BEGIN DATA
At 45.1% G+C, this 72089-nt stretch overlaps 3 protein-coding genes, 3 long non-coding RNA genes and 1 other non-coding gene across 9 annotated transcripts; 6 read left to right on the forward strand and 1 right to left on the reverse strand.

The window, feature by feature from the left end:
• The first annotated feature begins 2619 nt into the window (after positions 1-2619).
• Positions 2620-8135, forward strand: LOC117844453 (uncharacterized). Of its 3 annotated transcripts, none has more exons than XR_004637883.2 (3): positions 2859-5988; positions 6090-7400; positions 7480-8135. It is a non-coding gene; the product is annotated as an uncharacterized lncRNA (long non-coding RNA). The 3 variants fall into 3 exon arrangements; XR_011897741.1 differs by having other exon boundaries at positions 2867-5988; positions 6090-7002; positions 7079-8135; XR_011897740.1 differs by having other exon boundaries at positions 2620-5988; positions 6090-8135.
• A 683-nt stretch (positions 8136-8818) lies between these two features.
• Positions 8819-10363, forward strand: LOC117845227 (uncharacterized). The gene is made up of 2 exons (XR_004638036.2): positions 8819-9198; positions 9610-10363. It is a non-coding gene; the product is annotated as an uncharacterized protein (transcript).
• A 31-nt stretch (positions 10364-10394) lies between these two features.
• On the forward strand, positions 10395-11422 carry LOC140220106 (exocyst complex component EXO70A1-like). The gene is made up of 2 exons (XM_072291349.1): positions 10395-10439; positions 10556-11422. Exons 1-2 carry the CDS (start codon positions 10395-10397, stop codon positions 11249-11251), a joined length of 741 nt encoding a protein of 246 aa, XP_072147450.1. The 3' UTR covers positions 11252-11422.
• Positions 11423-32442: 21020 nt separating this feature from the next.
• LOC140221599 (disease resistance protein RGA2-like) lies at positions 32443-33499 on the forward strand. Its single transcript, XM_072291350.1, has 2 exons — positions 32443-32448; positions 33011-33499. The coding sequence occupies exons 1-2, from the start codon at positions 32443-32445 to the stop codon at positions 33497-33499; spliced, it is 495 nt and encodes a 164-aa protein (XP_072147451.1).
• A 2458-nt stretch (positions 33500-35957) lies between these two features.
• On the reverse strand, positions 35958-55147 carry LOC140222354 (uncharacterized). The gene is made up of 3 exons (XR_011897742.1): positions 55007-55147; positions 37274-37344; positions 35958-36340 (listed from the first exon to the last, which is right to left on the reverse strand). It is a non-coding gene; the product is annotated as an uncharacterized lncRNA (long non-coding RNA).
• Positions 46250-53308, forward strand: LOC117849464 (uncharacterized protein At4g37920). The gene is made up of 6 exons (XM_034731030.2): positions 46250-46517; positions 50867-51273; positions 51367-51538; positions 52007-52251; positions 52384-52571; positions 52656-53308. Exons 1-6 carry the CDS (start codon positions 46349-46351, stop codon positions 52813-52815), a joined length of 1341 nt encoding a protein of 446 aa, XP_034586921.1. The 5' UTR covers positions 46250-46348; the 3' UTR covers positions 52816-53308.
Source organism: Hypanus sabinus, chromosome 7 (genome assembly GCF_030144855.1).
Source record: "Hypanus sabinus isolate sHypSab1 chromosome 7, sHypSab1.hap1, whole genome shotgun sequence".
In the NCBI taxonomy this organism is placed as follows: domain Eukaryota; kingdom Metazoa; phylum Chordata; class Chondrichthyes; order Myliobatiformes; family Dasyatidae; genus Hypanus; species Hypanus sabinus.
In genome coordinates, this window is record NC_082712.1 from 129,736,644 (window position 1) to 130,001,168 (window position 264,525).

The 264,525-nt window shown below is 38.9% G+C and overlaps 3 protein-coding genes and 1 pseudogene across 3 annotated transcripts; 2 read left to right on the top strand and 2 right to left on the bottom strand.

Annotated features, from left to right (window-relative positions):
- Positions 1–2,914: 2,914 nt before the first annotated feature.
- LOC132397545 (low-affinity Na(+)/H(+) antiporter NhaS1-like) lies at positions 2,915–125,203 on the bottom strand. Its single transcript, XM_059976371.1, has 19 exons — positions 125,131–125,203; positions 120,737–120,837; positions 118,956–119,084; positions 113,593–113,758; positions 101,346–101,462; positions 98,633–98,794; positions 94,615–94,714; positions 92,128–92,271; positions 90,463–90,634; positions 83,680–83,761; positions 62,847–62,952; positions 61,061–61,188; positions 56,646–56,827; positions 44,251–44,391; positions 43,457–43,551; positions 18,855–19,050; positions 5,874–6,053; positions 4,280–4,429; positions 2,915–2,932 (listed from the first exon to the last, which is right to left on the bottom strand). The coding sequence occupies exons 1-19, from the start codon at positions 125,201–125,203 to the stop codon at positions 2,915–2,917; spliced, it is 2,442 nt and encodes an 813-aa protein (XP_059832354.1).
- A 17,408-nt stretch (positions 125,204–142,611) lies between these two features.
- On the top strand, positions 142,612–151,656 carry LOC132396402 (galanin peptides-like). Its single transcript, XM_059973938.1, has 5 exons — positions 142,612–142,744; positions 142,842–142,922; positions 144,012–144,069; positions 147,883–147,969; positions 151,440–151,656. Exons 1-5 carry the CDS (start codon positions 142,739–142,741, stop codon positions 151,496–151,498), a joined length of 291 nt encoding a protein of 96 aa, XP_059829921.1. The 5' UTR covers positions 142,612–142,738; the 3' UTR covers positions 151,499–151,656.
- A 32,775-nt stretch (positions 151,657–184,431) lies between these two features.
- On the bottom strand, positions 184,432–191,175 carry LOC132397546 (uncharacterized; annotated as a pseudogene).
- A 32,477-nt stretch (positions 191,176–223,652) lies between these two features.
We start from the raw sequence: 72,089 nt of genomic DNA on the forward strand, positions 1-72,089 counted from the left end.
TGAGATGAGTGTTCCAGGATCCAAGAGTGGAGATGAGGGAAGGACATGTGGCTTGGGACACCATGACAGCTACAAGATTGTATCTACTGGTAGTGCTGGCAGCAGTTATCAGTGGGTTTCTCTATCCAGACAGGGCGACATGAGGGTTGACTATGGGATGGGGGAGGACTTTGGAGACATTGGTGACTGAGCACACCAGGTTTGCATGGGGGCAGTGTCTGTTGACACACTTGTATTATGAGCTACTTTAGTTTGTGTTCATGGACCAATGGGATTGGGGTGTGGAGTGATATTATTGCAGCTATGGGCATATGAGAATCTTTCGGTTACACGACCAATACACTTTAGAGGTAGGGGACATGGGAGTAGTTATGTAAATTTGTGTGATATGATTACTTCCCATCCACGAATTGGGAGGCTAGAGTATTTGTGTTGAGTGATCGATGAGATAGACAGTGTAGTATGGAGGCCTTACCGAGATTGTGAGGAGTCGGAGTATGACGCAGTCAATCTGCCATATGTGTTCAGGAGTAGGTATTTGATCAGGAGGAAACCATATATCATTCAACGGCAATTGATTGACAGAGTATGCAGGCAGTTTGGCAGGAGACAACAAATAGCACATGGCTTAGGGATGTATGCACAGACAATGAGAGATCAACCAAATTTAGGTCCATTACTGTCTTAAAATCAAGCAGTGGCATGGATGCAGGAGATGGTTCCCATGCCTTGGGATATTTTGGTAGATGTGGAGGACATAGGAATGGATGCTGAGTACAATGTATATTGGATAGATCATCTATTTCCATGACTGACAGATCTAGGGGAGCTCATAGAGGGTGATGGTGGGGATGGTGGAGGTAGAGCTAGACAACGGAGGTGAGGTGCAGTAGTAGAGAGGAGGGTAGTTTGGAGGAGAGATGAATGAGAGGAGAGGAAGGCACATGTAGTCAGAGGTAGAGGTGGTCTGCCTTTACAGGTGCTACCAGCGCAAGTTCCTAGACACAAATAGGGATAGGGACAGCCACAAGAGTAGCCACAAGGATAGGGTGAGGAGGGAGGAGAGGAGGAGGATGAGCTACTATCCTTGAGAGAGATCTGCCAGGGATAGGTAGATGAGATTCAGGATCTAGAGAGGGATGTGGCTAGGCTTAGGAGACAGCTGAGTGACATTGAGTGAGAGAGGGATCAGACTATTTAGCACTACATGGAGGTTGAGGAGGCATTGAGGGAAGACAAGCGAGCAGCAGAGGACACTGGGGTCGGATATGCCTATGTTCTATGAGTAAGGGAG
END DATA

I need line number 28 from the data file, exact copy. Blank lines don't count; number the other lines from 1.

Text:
TGAGATGAGTGTTCCAGGATCCAAGAGTGGAGATGAGGGAAGGACATGTGGCTTGGGACACCATGACAGCTACAAGATTGTATCTACTGGTAGTGCTGGCAGCAGTTATCAGTGGGTTTCTCTATCCAGACAGGGCGACATGAGGGTTGACTATGGGATGGGGGAGGACTTTGGAGACATTGGTGACTGAGCACACCAGGTTTGCATGGGGGCAGTGTCTGTTGACACACTTGTATTATGAGCTACTTTAGTTTGTGTTCATGGACCAATGGGATTGGGGTGTGGAGTGATATTATTGCAGCTATGGGCATATGAGAATCTTTCGGTTACACGACCAATACACTTTAGAGGTAGGGGACATGGGAGTAGTTATGTAAATTTGTGTGATATGATTACTTCCCATCCACGAATTGGGAGGCTAGAGTATTTGTGTTGAGTGATCGATGAGATAGACAGTGTAGTATGGAGGCCTTACCGAGATTGTGAGGAGTCGGAGTATGACGCAGTCAATCTGCCATATGTGTTCAGGAGTAGGTATTTGATCAGGAGGAAACCATATATCATTCAACGGCAATTGATTGACAGAGTATGCAGGCAGTTTGGCAGGAGACAACAAATAGCACATGGCTTAGGGATGTATGCACAGACAATGAGAGATCAACCAAATTTAGGTCCATTACTGTCTTAAAATCAAGCAGTGGCATGGATGCAGGAGATGGTTCCCATGCCTTGGGATATTTTGGTAGATGTGGAGGACATAGGAATGGATGCTGAGTACAATGTATATTGGATAGATCATCTATTTCCATGACTGACAGATCTAGGGGAGCTCATAGAGGGTGATGGTGGGGATGGTGGAGGTAGAGCTAGACAACGGAGGTGAGGTGCAGTAGTAGAGAGGAGGGTAGTTTGGAGGAGAGATGAATGAGAGGAGAGGAAGGCACATGTAGTCAGAGGTAGAGGTGGTCTGCCTTTACAGGTGCTACCAGCGCAAGTTCCTAGACACAAATAGGGATAGGGACAGCCACAAGAGTAGCCACAAGGATAGGGTGAGGAGGGAGGAGAGGAGGAGGATGAGCTACTATCCTTGAGAGAGATCTGCCAGGGATAGGTAGATGAGATTCAGGATCTAGAGAGGGATGTGGCTAGGCTTAGGAGACAGCTGAGTGACATTGAGTGAGAGAGGGATCAGACTATTTAGCACTACATGGAGGTTGAGGAGGCATTGAGGGAAGACAAGCGAGCAGCAGAGGACACTGGGGTCGGATATGCCTATGTTCTATGAGTAAGGGAG